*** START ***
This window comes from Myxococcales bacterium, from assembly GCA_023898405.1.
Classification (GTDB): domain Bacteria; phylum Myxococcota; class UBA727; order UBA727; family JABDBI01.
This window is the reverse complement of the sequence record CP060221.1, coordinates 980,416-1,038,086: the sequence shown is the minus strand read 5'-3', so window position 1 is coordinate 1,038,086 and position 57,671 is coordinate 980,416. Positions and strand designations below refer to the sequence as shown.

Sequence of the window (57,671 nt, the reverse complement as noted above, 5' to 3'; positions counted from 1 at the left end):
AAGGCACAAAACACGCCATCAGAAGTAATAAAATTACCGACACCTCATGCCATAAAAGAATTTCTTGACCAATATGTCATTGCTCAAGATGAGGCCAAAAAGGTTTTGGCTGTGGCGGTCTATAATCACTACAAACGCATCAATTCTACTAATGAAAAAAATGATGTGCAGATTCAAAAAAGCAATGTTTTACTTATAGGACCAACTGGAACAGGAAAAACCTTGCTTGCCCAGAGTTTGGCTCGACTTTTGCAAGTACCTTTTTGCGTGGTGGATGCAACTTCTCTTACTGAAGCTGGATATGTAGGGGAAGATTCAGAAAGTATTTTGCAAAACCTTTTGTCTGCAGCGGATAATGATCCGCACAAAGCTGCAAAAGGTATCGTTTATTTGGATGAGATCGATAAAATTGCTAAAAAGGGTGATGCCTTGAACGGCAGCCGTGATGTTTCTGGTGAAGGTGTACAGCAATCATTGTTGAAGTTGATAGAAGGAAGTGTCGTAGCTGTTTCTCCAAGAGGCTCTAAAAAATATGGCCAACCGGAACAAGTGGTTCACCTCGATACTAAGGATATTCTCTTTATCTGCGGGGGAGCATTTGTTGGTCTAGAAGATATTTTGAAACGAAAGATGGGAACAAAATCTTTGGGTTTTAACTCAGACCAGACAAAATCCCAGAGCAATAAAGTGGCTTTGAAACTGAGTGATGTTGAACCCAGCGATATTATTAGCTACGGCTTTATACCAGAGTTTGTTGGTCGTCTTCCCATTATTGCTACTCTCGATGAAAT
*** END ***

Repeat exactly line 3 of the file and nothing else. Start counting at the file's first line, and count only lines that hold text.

This window is the reverse complement of the sequence record CP060221.1, coordinates 980,416-1,038,086: the sequence shown is the minus strand read 5'-3', so window position 1 is coordinate 1,038,086 and position 57,671 is coordinate 980,416. Positions and strand designations below refer to the sequence as shown.